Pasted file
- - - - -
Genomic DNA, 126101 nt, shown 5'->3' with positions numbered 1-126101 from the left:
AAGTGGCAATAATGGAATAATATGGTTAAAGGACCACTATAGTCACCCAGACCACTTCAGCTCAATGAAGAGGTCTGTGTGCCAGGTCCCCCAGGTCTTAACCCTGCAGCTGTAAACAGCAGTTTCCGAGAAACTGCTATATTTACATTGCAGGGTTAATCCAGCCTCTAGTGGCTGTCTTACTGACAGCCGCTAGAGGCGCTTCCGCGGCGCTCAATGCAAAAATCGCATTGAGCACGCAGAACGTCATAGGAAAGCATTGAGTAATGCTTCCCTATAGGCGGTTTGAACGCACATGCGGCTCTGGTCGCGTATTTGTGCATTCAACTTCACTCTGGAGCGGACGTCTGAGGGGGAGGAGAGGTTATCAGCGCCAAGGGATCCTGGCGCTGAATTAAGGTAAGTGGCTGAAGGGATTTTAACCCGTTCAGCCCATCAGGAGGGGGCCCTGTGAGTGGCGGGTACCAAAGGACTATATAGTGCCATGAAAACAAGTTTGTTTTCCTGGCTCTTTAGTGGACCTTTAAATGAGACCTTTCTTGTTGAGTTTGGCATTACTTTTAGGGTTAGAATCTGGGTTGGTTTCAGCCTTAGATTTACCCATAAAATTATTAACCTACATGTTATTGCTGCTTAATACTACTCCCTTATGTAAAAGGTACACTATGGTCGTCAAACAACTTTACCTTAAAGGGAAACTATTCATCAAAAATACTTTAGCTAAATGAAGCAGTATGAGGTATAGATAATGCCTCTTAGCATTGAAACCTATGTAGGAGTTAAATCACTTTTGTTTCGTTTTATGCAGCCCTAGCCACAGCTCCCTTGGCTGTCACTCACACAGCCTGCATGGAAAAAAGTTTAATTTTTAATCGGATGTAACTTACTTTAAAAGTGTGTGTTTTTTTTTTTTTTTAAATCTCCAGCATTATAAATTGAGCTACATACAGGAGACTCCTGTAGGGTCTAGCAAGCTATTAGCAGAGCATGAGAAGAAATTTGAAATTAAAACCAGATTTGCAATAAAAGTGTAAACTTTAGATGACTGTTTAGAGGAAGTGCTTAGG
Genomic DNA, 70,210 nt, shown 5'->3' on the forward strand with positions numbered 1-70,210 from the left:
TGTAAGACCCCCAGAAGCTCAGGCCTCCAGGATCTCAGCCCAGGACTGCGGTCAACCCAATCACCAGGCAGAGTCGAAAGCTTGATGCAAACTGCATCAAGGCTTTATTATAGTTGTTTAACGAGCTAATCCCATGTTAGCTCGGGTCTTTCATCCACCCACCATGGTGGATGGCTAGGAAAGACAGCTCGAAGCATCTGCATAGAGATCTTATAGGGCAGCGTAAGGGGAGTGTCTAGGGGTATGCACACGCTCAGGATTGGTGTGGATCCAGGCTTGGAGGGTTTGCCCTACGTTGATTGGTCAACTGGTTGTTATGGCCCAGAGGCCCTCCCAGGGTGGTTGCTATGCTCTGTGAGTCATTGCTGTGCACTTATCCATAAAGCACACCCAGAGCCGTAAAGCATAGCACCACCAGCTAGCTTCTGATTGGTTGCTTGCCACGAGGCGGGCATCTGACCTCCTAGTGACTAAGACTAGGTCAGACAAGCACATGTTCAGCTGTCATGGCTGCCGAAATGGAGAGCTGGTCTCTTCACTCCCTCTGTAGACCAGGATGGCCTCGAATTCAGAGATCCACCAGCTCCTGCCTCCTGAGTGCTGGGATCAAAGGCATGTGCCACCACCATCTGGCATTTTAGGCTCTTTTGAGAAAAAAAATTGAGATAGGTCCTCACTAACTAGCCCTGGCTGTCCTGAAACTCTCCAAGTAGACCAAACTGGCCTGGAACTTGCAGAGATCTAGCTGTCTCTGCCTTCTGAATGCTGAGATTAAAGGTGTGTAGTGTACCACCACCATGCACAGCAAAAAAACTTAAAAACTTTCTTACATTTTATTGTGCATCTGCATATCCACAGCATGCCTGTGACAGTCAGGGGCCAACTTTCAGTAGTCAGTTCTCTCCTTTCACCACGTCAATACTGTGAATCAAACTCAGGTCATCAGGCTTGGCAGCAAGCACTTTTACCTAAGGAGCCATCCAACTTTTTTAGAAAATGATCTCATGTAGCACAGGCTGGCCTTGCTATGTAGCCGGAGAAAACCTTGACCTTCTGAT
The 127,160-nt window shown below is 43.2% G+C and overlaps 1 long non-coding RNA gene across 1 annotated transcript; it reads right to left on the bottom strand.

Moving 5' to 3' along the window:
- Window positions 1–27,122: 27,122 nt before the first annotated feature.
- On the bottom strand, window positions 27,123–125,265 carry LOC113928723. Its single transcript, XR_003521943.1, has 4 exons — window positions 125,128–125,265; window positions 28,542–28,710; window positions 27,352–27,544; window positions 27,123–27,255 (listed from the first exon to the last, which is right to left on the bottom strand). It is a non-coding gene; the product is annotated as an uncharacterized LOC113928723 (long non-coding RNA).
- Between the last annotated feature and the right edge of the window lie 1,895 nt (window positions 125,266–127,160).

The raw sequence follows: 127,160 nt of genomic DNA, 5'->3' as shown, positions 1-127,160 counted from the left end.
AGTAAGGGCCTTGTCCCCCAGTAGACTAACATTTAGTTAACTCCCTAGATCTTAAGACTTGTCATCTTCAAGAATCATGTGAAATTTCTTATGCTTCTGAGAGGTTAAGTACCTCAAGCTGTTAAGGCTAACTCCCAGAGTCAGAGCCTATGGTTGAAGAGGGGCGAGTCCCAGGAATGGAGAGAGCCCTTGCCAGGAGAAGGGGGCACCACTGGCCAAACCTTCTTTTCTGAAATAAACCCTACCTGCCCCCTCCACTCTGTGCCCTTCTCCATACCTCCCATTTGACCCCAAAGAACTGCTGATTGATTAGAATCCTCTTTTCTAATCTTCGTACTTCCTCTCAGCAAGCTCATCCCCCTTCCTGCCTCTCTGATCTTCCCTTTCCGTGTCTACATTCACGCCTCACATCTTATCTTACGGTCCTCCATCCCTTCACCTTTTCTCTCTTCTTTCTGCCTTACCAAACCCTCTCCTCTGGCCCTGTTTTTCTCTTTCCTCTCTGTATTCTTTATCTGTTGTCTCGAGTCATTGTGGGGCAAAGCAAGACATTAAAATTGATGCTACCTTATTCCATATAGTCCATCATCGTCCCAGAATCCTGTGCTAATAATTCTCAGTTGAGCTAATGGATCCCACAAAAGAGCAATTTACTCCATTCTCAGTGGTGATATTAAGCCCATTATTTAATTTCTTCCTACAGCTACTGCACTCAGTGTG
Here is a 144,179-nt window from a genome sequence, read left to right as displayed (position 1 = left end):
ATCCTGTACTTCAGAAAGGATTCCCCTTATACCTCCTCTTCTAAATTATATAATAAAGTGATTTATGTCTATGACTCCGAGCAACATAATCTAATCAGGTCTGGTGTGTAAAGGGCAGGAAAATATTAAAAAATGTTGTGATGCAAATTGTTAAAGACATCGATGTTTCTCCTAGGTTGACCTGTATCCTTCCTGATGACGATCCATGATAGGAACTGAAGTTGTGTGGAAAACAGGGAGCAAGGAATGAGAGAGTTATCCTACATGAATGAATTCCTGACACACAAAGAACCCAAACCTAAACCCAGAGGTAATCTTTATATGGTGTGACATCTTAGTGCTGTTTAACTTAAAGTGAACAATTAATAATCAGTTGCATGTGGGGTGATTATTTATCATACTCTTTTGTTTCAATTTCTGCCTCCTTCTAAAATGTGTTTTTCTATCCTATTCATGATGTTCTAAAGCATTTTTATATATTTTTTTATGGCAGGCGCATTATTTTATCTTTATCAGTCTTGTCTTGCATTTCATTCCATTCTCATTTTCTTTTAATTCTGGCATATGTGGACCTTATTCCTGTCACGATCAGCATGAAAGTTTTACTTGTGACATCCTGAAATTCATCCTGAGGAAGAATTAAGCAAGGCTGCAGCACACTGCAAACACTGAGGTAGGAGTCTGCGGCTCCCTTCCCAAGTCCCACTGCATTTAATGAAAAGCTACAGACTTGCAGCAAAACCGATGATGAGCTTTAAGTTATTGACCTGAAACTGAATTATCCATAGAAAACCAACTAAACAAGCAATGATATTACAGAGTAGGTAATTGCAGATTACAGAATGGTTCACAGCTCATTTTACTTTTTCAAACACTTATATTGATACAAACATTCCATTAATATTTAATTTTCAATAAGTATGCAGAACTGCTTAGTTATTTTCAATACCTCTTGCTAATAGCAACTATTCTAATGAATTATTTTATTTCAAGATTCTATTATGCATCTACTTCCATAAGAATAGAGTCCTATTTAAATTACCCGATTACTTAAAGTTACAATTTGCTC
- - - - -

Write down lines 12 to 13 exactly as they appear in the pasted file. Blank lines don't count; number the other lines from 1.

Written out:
Here is a 144,179-nt window from a genome sequence, read left to right as displayed (position 1 = left end):
ATCCTGTACTTCAGAAAGGATTCCCCTTATACCTCCTCTTCTAAATTATATAATAAAGTGATTTATGTCTATGACTCCGAGCAACATAATCTAATCAGGTCTGGTGTGTAAAGGGCAGGAAAATATTAAAAAATGTTGTGATGCAAATTGTTAAAGACATCGATGTTTCTCCTAGGTTGACCTGTATCCTTCCTGATGACGATCCATGATAGGAACTGAAGTTGTGTGGAAAACAGGGAGCAAGGAATGAGAGAGTTATCCTACATGAATGAATTCCTGACACACAAAGAACCCAAACCTAAACCCAGAGGTAATCTTTATATGGTGTGACATCTTAGTGCTGTTTAACTTAAAGTGAACAATTAATAATCAGTTGCATGTGGGGTGATTATTTATCATACTCTTTTGTTTCAATTTCTGCCTCCTTCTAAAATGTGTTTTTCTATCCTATTCATGATGTTCTAAAGCATTTTTATATATTTTTTTATGGCAGGCGCATTATTTTATCTTTATCAGTCTTGTCTTGCATTTCATTCCATTCTCATTTTCTTTTAATTCTGGCATATGTGGACCTTATTCCTGTCACGATCAGCATGAAAGTTTTACTTGTGACATCCTGAAATTCATCCTGAGGAAGAATTAAGCAAGGCTGCAGCACACTGCAAACACTGAGGTAGGAGTCTGCGGCTCCCTTCCCAAGTCCCACTGCATTTAATGAAAAGCTACAGACTTGCAGCAAAACCGATGATGAGCTTTAAGTTATTGACCTGAAACTGAATTATCCATAGAAAACCAACTAAACAAGCAATGATATTACAGAGTAGGTAATTGCAGATTACAGAATGGTTCACAGCTCATTTTACTTTTTCAAACACTTATATTGATACAAACATTCCATTAATATTTAATTTTCAATAAGTATGCAGAACTGCTTAGTTATTTTCAATACCTCTTGCTAATAGCAACTATTCTAATGAATTATTTTATTTCAAGATTCTATTATGCATCTACTTCCATAAGAATAGAGTCCTATTTAAATTACCCGATTACTTAAAGTTACAATTTGCTC